|Marlik today is antother tepe or ruin hill, partially excavated, and roughly comparable to Hasanlu (see above). It is of huge interest for the general early history of the area but not so much for us. Some swords of interest to us might have been unearthed during its long history of excavation but I could not find any relevant picture or other specific information.|
|Marlik is nevertheless is listed here for 2
|Sensational things were found in Marlik, here are examples:|
|Wonderful thinghs but not what we are after here.|
|Saruq al-Hadid is located 40 km
inland from the coast of the Emirate of Dubai. It`s right in the desert and
there seems to be nothing there except a lot of metal debris dispersed in the
sand, dating to ca. 1250 BC - 800 BC. Besides plenty of copper, bronze and
silver pieces, there are 200 kg of ferrous remains, including a few complete
Luristan type 2 swords plus innumerable
The map below displays the position:
|Saruq al-Hadid was discovered about 30 years ago and the local elite loved that. All of a sudden the area had a tangible history with remains of sophistiated technologies from times long begone. Dubai built a big museum for all that stuff and is proud of it.|
|Now to the good and bad news. The bad
Unfortunately the ferrous remains consist almost entirely of rust. Moreover, no good dating of the artifacts was possible; there are even indications of recycling, making old iron look younger. The picture below gives an idea of what the ferrous objects looked like.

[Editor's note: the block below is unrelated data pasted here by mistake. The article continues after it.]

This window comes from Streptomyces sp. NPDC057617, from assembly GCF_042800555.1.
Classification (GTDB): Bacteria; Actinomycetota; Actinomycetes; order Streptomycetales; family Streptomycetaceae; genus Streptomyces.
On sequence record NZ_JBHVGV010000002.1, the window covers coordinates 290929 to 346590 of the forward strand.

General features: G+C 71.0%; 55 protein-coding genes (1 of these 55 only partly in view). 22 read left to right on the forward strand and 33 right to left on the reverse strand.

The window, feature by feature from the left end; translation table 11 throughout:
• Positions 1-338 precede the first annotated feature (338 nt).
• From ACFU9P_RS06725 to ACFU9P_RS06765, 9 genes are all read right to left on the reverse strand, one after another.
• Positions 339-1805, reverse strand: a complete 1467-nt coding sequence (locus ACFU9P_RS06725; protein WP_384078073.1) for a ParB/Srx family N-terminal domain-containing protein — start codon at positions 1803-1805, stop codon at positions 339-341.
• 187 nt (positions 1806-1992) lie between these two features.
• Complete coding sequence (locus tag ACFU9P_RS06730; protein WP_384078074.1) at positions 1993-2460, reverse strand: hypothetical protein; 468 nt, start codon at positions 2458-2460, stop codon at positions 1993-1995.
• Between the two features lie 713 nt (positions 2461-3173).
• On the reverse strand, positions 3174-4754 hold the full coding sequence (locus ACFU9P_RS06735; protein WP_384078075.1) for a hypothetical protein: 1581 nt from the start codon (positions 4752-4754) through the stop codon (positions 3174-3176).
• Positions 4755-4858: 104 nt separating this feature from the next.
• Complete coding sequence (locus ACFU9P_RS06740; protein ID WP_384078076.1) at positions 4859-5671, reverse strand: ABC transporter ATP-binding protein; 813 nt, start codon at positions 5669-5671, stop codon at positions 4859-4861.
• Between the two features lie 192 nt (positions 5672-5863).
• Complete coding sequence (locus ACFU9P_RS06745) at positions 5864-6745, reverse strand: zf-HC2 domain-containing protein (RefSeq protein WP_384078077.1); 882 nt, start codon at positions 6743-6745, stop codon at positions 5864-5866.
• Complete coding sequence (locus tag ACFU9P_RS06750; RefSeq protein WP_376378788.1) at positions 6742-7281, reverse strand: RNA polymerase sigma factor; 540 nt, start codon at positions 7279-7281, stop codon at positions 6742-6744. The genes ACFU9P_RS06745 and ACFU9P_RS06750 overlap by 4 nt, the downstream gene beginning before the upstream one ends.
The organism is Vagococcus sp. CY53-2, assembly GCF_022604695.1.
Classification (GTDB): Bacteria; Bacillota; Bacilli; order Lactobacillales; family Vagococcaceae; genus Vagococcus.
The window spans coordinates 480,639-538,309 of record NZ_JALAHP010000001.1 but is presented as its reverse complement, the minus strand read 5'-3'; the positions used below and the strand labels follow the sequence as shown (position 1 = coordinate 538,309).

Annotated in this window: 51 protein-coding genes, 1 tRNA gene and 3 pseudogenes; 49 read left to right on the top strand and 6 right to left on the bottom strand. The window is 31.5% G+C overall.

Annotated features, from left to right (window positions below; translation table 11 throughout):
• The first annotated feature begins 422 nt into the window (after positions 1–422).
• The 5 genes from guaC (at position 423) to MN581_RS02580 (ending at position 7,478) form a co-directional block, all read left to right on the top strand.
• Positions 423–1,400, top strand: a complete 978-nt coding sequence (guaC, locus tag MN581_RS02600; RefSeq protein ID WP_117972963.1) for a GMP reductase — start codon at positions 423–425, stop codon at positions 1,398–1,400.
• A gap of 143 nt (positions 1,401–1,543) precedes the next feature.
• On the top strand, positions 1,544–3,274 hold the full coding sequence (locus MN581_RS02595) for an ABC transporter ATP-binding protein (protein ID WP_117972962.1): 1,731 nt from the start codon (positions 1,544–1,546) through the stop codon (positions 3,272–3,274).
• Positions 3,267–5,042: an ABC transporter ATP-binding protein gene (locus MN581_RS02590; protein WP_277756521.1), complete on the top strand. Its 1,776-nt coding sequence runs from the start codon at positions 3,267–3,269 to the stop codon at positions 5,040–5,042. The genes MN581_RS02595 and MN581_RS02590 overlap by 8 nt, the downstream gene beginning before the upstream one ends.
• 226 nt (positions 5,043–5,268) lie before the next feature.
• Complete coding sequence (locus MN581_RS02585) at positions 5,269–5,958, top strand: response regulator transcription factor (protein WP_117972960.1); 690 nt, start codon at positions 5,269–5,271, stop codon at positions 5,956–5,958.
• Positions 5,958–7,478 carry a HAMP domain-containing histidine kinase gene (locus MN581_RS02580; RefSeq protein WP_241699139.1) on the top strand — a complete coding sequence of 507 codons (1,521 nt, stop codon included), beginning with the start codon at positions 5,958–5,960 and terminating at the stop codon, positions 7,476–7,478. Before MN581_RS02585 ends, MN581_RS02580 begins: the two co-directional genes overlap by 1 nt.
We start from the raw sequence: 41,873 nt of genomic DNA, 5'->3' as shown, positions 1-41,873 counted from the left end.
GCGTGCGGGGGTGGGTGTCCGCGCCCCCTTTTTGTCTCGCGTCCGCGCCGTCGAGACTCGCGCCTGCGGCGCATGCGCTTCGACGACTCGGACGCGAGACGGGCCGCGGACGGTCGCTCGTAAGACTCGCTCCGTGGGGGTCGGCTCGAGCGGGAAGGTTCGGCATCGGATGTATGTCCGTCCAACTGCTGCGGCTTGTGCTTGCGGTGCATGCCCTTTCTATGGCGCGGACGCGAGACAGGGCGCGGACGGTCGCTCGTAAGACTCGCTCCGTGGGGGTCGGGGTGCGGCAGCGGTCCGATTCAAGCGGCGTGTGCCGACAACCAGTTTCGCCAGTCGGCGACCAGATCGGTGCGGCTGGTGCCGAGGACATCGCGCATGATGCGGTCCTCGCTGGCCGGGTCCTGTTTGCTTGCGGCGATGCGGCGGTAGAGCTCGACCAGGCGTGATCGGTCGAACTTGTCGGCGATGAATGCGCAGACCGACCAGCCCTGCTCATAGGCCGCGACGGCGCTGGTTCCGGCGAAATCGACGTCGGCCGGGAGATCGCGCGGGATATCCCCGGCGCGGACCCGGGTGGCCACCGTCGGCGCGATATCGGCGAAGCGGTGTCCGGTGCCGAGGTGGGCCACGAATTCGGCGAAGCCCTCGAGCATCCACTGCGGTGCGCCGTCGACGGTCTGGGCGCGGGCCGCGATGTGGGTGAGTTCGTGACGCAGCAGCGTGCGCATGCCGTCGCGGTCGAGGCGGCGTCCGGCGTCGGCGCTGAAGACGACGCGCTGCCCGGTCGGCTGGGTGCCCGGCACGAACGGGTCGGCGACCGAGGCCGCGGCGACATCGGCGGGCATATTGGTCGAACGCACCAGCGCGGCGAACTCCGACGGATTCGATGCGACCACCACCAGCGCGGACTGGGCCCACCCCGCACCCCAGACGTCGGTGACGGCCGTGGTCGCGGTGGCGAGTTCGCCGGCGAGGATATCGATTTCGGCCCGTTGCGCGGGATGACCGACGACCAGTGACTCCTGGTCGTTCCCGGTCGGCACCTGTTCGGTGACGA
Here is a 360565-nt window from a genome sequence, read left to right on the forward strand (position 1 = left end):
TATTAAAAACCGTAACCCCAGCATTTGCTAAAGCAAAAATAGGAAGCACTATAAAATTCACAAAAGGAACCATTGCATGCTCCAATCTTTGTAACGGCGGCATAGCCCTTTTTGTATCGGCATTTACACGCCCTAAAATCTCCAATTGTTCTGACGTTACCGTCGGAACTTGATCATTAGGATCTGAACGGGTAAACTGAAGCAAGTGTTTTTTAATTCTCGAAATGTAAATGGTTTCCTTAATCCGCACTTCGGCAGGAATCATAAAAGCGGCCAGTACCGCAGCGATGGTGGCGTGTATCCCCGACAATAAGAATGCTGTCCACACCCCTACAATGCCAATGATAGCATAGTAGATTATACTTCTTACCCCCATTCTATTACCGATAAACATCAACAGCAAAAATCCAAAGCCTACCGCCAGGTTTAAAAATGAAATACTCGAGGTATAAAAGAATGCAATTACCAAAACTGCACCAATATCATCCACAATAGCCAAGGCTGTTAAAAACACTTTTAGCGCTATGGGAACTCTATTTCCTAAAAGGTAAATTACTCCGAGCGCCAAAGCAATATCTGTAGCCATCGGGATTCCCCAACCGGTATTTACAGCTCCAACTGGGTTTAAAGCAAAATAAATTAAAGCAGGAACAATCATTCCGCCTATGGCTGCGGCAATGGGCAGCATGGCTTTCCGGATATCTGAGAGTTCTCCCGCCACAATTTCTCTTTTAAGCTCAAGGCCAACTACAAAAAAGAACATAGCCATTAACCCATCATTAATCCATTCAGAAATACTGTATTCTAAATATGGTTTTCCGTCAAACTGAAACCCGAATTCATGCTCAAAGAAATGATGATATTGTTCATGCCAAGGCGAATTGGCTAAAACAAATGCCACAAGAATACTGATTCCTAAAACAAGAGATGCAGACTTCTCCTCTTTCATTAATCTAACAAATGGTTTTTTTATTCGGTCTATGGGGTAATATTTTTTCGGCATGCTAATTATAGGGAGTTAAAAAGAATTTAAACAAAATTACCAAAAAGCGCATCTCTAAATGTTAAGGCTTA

|Now to the good news:
A large group of researchers did wonders with what was found. In particular an Australian group, centered around Prof. Lloyd Weeks and Ivan Stepanov from the University of New England used state-of-the-art analytics to unravel some of the secrets of those pieces of rust. They used, for example, neutron beam tomography, necessitating a running nuclear reactor plus some expensive hardware, for looking inside the specimens.
Their majort papers are listed and commented here. From all their work two results emerged that are of large interest to us: :
|Here are some places in alphabetical order with short explabations|
(also calles Guilan or Gilan).
Today Amlash is a county in the Guilan (or better Gilan) province of Iran, see the map above. However, in papers or In the antiquities trade, you find often references to "Amlash" for the provenance of objects and then the neaning is more general. Here is Wikipedia:
"The term Amlash culture refers to an assortment of historic materials and periods in Gilan and west of Mazandaran, in north of Iran. Amlash refers to the geographical region from which some archeological objects of certain types come. It does not have any real archeological meaning when used with the word culture. These objects which are attributed to Amla have been shown in many exhibitions in Europe and the United States and may often be seen in catalogues. ".
Here is a collectison of "Amlsh" objects:
Today one of the 31 provinces of Iran. It lies along the Caspian Sea (see the map above).
Part 1 Basics about Scythians and Their Akinakai
First Iron Swords - Provenance Problems
First Iron Swords - Large Pictures
First Iron Swords
First Iron Swords - Literature Digest
First Iron Swords - Miscellaneous Objects
First Iron Swords - Luristan Type 2 Iron Swords
First Iron Swords - Reliefs / Sculptures with Swords and Daggers
First Iron Swords - Luristan Type 1 Iron Swords
© H. Föll (Iron, Steel and Swords script)